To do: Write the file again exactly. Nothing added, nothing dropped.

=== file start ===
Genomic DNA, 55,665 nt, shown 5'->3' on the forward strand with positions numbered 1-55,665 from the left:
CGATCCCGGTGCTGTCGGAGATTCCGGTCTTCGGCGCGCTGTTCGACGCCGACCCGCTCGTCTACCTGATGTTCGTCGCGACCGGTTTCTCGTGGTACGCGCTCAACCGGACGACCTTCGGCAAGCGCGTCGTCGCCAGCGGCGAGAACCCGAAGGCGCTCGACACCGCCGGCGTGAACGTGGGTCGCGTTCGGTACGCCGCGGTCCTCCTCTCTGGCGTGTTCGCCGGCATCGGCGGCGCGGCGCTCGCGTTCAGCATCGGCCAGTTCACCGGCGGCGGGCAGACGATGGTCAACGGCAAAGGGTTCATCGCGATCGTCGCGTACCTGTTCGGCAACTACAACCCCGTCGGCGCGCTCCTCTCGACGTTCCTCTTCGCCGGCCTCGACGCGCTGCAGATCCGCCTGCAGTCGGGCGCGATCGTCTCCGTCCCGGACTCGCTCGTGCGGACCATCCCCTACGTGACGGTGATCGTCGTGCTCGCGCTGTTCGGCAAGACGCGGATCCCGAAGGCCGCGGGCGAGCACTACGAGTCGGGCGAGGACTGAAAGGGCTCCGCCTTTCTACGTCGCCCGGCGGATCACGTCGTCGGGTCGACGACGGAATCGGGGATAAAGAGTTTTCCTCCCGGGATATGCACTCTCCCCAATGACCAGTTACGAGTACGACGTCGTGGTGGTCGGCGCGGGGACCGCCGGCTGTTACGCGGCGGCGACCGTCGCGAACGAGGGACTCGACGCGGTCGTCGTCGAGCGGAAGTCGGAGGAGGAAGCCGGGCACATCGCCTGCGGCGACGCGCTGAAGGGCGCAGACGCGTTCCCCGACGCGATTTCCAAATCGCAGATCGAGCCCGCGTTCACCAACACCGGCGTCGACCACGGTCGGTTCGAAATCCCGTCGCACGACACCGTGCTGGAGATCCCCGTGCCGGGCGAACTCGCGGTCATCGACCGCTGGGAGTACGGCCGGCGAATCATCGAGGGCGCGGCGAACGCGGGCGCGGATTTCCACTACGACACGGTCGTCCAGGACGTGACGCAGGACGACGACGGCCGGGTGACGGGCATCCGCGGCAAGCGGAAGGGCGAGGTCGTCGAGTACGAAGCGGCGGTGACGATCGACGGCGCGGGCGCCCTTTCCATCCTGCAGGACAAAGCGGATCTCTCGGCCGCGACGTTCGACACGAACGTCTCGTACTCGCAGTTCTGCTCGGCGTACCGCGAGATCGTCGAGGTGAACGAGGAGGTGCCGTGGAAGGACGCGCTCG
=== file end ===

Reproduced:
Genomic DNA, 55,665 nt, shown 5'->3' on the forward strand with positions numbered 1-55,665 from the left:
CGATCCCGGTGCTGTCGGAGATTCCGGTCTTCGGCGCGCTGTTCGACGCCGACCCGCTCGTCTACCTGATGTTCGTCGCGACCGGTTTCTCGTGGTACGCGCTCAACCGGACGACCTTCGGCAAGCGCGTCGTCGCCAGCGGCGAGAACCCGAAGGCGCTCGACACCGCCGGCGTGAACGTGGGTCGCGTTCGGTACGCCGCGGTCCTCCTCTCTGGCGTGTTCGCCGGCATCGGCGGCGCGGCGCTCGCGTTCAGCATCGGCCAGTTCACCGGCGGCGGGCAGACGATGGTCAACGGCAAAGGGTTCATCGCGATCGTCGCGTACCTGTTCGGCAACTACAACCCCGTCGGCGCGCTCCTCTCGACGTTCCTCTTCGCCGGCCTCGACGCGCTGCAGATCCGCCTGCAGTCGGGCGCGATCGTCTCCGTCCCGGACTCGCTCGTGCGGACCATCCCCTACGTGACGGTGATCGTCGTGCTCGCGCTGTTCGGCAAGACGCGGATCCCGAAGGCCGCGGGCGAGCACTACGAGTCGGGCGAGGACTGAAAGGGCTCCGCCTTTCTACGTCGCCCGGCGGATCACGTCGTCGGGTCGACGACGGAATCGGGGATAAAGAGTTTTCCTCCCGGGATATGCACTCTCCCCAATGACCAGTTACGAGTACGACGTCGTGGTGGTCGGCGCGGGGACCGCCGGCTGTTACGCGGCGGCGACCGTCGCGAACGAGGGACTCGACGCGGTCGTCGTCGAGCGGAAGTCGGAGGAGGAAGCCGGGCACATCGCCTGCGGCGACGCGCTGAAGGGCGCAGACGCGTTCCCCGACGCGATTTCCAAATCGCAGATCGAGCCCGCGTTCACCAACACCGGCGTCGACCACGGTCGGTTCGAAATCCCGTCGCACGACACCGTGCTGGAGATCCCCGTGCCGGGCGAACTCGCGGTCATCGACCGCTGGGAGTACGGCCGGCGAATCATCGAGGGCGCGGCGAACGCGGGCGCGGATTTCCACTACGACACGGTCGTCCAGGACGTGACGCAGGACGACGACGGCCGGGTGACGGGCATCCGCGGCAAGCGGAAGGGCGAGGTCGTCGAGTACGAAGCGGCGGTGACGATCGACGGCGCGGGCGCCCTTTCCATCCTGCAGGACAAAGCGGATCTCTCGGCCGCGACGTTCGACACGAACGTCTCGTACTCGCAGTTCTGCTCGGCGTACCGCGAGATCGTCGAGGTGAACGAGGAGGTGCCGTGGAAGGACGCGCTCG